Exclusive: An interview with Andy Trotter OBE, QPM
Leading a 4,200 work force responsible for policing the railways of England, Scotland and Wales, Chief Constable Andy Trotter OBE, QPM, needs broad shoulders. We met with him at British Transport Police’s (BTP) Head Office in Camden, to discuss his approach to crime and counter terrorism and his views on the security industry.
What comes over immediately is that Andy is someone who likes to lead and to keep a strong grip on business. He says, “every organisation needs a driver, really clear goals, and I am very clear want I want to do here”. His approach to policing is positive, “With the right energy, drive and enthusiasm, as a rural bobby or running a large police force, we can make a difference.”
With around 2,800 officers and 1,400 support staff, covering the British rail network and the London Underground, BTP’s priorities are similar to any other police force. “Policing is Policing,” says Andy, but with a couple of significant added complexities. BTP is not funded by the Home Office, but by the rail operators, so Andy explained his challenge is to provide public sector policing in a private sector environment, on a vital part of Britain’s infrastructure.
This, of course, means Andy has officers from Inverness to Truro. “We deal with every other police force in England, Wales and Scotland, with every Crown Prosecutor and every Procurator Fiscal.” BTP are involved in every aspect of British policing and the majority of national events, including the Olympics, in which BTP played a major part.
Challenges for BTP
A key difference for BTP as a police force is the number of fatalities they deal with. They strive to handle these carefully, with dignity and empathy, but also, crucially, swiftly. “In contrast to motorways, our clear-up target is 90 minutes, start to finish, remembering it could be a crime, so proper investigation, proper evaluation, at speed is essential.” They are acutely aware that delays can cause huge distress to thousands of people up and down the country who are relying on the railway system.
Another key challenge is travelling football fans and, although, the vast majority are peaceful, Andy points out, “We can’t ignore the significant number who do misbehave; set piece battles are rare, but general bad behaviour can be very intimidating.” There is no levy on the football clubs and Andy estimates it costs BTP £2.4m to police travelling football fans. It is a complex responsibility, “We can’t be at every location, but we use good intelligence, good planning and flexibility, predicting what may occur.”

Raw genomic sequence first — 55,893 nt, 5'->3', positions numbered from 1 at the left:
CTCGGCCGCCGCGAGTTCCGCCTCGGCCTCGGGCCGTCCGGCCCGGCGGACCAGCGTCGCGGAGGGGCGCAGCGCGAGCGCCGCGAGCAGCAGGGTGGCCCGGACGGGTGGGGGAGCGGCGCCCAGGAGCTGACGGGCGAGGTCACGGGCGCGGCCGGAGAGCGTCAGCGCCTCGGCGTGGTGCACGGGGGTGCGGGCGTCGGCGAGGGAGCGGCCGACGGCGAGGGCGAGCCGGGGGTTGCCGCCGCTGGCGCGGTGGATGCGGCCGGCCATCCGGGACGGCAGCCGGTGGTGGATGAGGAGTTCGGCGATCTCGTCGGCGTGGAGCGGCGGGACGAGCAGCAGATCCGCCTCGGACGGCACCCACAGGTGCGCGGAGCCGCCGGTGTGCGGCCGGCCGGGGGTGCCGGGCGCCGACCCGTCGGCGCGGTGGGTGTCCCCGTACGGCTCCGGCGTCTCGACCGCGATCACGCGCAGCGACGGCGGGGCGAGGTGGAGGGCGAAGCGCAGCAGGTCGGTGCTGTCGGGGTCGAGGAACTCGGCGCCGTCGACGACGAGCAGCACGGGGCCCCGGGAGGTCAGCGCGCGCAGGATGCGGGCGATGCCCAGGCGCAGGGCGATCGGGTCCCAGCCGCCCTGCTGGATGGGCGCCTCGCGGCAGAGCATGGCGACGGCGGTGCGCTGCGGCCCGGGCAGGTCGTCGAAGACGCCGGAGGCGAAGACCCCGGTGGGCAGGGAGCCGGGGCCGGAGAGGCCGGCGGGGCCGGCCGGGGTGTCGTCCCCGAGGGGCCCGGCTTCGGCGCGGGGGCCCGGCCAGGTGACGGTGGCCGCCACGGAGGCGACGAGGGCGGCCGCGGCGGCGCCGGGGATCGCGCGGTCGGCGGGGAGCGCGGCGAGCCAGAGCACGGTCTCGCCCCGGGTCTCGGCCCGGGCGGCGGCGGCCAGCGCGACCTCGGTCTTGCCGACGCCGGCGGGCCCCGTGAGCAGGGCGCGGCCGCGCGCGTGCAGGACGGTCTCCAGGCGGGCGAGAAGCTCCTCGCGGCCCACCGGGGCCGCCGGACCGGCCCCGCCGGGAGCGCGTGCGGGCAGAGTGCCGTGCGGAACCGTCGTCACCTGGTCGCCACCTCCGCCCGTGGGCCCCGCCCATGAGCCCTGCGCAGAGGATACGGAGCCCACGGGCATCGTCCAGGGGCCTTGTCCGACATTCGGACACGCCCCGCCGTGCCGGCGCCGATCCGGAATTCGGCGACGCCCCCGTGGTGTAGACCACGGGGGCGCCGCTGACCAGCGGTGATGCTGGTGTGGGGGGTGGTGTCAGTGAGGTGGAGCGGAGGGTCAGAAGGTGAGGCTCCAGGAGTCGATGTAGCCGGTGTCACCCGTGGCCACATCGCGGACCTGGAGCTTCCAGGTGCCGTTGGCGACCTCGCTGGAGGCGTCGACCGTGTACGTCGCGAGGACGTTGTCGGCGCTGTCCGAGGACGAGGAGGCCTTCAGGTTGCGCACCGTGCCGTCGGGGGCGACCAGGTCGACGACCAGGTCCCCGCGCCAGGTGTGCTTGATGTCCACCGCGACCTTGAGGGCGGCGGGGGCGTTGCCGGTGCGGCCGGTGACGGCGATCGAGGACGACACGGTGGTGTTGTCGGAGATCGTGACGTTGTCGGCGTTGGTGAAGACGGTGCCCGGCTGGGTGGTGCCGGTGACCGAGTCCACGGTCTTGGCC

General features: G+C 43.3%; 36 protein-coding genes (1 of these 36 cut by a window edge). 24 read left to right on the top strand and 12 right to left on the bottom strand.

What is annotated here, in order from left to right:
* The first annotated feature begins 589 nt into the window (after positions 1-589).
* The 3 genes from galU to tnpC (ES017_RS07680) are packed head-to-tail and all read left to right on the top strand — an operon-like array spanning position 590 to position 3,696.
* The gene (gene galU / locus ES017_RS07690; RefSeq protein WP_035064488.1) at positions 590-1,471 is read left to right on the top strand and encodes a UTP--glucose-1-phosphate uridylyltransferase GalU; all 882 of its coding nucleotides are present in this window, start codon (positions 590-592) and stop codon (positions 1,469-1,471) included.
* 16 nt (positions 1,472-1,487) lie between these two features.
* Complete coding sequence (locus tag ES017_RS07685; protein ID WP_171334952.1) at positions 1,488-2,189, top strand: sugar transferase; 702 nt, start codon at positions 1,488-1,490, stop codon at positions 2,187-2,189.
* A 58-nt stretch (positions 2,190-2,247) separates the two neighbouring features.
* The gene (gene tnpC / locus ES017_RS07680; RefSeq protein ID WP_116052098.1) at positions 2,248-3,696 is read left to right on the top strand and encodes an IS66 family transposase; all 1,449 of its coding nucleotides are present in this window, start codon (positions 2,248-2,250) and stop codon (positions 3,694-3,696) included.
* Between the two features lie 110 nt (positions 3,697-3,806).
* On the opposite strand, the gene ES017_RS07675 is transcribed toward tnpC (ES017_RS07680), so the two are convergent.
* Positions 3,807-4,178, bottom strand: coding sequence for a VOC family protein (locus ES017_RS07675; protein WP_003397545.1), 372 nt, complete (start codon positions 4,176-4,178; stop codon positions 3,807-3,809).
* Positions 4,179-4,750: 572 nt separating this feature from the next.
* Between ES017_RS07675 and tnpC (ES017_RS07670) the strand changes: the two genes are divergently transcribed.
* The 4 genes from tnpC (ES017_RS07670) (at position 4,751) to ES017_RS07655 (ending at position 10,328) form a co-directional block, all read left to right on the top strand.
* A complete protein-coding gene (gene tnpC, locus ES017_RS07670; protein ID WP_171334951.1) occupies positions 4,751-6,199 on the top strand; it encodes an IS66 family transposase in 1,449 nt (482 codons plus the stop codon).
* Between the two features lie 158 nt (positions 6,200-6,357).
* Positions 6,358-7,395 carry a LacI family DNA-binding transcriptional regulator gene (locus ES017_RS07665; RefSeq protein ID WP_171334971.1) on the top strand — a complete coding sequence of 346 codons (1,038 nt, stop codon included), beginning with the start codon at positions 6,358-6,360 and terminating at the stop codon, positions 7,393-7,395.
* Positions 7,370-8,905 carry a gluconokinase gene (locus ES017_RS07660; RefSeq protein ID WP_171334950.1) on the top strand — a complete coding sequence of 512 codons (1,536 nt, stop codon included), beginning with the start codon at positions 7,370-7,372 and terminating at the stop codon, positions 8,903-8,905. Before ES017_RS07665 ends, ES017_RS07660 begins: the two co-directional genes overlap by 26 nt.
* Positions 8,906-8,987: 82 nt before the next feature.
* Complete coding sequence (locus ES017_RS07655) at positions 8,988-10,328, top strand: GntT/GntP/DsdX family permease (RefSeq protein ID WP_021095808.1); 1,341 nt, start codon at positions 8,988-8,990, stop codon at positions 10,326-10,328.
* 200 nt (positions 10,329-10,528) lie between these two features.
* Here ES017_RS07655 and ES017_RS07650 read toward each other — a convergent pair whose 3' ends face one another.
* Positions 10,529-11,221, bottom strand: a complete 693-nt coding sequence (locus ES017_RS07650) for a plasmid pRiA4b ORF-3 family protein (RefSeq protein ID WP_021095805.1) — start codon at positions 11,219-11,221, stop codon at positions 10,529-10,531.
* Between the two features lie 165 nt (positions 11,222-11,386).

Their approach is not confrontational, being firm and fair when intervening, but it is a major challenge, with many officers on their own on trains, a long way between stations.
BTP are also the national lead on metal theft, including cable theft. They have brought together a number of agencies, not only police forces, and seen a dramatic fall in this crime. For example, live cable theft incidents have declined by 55% from April 2012 to January 2013.
Counter terrorism is a key priority for BTP and they are involved at every level of planning and response. Of course, the very nature of trains and tubes means they are crowded places. “But the system must run, Britain must go about its business; the safest rail system is one that does not go, but that is not an option.”
Andy believes that dealing with terrorism is a part of continuum; you create a prickly environment for all types of crime, for bag thieves, for indecent assault, for the terrorist.
“If you are an alert officer, you know your people, the railway staff, the shop keepers, you know how people generally behave, and our experienced officers can pick out unusual behaviour.”
A key part of BTP’s approach is their own behaviour and how front-line officers intervene. “We are very strong on how we behave, we are polite and helpful, we look after people, protect them, carry buggies up stairs.” The training of front-line staff is another crucial aspect of their approach to terrorism. London Underground has invested significantly in training on staff alertness, including how to control a platform and how to identify a suspect package. “There are many, many suitcases on the Underground every day; the fact that someone has left one, does not make it suspicious.”
The private sector
We also discussed Andy’s views on the private security world. “We have seen very positive developments in private security; it has become a very strong player.” He believes this is a result of not just legislative changes, but the self-imposed discipline of industry.
Philosophically, Andy has no problem with a bigger role for private sector in policing. In his own area, he believes the private sector has taken some of the weight off the police. “They are well organised, well regulated and flexible. We carry out combined operations and share intelligence and are happy to do so.”
He is an enthusiast for outsourcing the regular and routine functions. But he takes a cautious approach, “I like a good deal, but I don’t want to be first in this arena; I want to see what succeeds and what difficulties arise.” He adds, “if they can find efficiencies, then so can I”.
He wants to be an intelligent customer, “We are in business too and we want a good deal. I’m looking for public sector ethos, with private sector mindset.”
He has clearly relished all his roles. “I like being in charge, making a tangible difference, from being a rural sergeant in Kent, Divisional Commander at Plumstead, Deputy Assistant Commissioner in Westminster and here.” And with his six children and seven grandchildren, there is never a dull moment!
City Security magazine